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NASA releases video of Orion’s fiery reentry into Earth’s atmosphere

Orion Exploration Flight Test 1 EFT-1 reentering Earth's atmosphere NASA image posted on SpaceFlight Insider

CAPE CANAVERAL, Fl — Upon completing its two-orbit voyage into space, NASA’s new crew-rated spacecraft, Orion, returned home at speeds reaching some 20,000 miles (32,187 kilometers) an hour. What would an astronaut see from his or her position seated within the capsule-shaped spacecraft? NASA placed a camera inside the Orion that carried out the Dec. 5 Exploration Flight Test 1 (EFT-1) mission – and the footage it provided – helped answer that very question. What the camera witnessed – was astonishing – and spoke to the fantastic stresses and temperatures that the spacecraft encountered as it made its way through Earth’s thick atmosphere.

The recorder that captured this video was actually one of the first elements to be removed and reviewed after it conducted its voyage through Earth’s atmosphere. The video recorder was positioned so it was looking out one of Orion’s windows. NASA showed what video it could during the descent directly on NASA TV. However, as the temperatures surrounding the spacecraft reached 4,000 degrees Fahrenheit – the superheated plasma prevented the reception of the video signal.

According to NASA, the video below begins about 10 minutes prior to Orion’s 11:29 a.m. EST splashdown off the Coast of California. When all was said and done, Orion deployed some 11 parachutes after its forward bay cover was jettisoned – slowing Orion to a speed of about 20 miles (32 kilometers) per hour.

NASA Orion Spacecraft Exploration Flight Test 1 EFT-1 Kennedy Space Center KSC photo credit Mike Howard SpaceFlight Insider

Orion’s heat shield and exterior – bore clear signs of the fiery reentry it endured when it was placed on display on Dec. 19. Photo Credit: Mike Howard / SpaceFlight Insider

The video shows how friction builds up, generating incredible temperatures which caused the increasingly dense air surrounding the spacecraft to change colors, from white, to yellow and then a light red. The heat, will be kept away from crews that will fly on Orion by a process known as ablation – where the material that comprises the vessel’s heat shield burns away – and takes the heat with it.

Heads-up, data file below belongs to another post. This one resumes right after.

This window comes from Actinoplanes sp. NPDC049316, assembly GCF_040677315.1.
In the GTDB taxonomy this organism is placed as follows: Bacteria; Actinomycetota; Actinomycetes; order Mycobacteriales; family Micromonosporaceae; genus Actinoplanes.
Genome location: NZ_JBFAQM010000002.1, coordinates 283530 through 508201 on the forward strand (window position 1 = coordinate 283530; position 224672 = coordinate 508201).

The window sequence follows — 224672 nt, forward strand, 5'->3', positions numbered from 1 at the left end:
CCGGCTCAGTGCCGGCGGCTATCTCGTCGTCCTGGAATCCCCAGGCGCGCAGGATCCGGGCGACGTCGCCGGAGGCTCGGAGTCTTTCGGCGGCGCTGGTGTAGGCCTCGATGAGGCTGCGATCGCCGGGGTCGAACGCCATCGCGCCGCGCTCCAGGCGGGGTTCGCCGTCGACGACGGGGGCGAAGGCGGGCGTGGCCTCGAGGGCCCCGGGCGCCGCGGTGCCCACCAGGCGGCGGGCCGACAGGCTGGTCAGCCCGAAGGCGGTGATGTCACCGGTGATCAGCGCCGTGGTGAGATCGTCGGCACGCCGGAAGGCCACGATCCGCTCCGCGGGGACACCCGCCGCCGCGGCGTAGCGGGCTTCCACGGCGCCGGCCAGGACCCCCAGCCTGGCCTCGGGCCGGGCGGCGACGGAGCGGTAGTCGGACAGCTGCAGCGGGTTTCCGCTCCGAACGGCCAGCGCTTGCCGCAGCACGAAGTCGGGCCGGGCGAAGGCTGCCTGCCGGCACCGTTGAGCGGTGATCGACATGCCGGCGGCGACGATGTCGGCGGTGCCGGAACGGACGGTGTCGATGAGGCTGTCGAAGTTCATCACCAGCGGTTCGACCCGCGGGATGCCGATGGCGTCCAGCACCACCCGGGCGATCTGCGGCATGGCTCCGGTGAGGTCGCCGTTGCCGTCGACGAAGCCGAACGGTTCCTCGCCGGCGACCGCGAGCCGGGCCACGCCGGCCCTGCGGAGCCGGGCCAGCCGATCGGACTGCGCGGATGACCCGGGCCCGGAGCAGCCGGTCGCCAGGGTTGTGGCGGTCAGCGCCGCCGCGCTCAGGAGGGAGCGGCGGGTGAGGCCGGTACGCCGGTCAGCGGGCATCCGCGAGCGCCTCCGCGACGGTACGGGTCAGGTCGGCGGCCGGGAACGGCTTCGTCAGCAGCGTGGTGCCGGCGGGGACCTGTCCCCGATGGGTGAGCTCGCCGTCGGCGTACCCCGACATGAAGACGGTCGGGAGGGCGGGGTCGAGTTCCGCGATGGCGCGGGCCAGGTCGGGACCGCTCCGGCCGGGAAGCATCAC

Shortly after splashing down, a combined U.S. Navy, Air Force and NASA team retrieved Orion and guided the seared craft into the USS Anchorage – where it was then brought back to land. It then was trucked back across the continental United States, arriving at NASA’s Kennedy Space Center on Dec. 18.

Video courtesy of NASA

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Jason Rhian spent several years honing his skills with internships at NASA, the National Space Society and other organizations. He has provided content for outlets such as: Aviation Week & Space Technology,, The Mars Society and Universe Today.

Reader Comments

What is the story with the soundtrack?

I very much enjoyed your video and particularly enjoyed the music. What is it from? It almost sounds like Vangelis?


Very cool! Great work guys! When do I get a ride? 🙂

It is good to know that there is spontaneous naturally occurring music that plays as you enter the upper atmosphere. That way if you burn up, it is much more dramatic and cinematic.

Is the purple stuff atomic oxygen? I remember seeing a demo of a heat shield tile in which they claimed it was so hot the gases weren’t in molecular form any more.

Also if I was riding in that thing the music would really freak me out.

The only thing cooler than what I just saw which was really cool (and took me back to the Apollo missions and the first moon walk) would be to have GoPro cameras mounted on the underside of the parachutes showing the space capsule floating down through the clouds and splashing down- now that would be a first!

I echo Jeremiah’s comments. My 2 year old daughter was convinced that the parachutes were jellyfish!:-) Also, the video and music compliment each other perfectly. The music reminds me of Brian Eno’s “Apollo: Atmospheres and Soundtracks”, which was also used in the National Geographic documentary ” For All Mankind “.

why the pacific..and not the atlantic? Bigger target

Bigger target and perhaps the Earth’s rotation had something to do with it?

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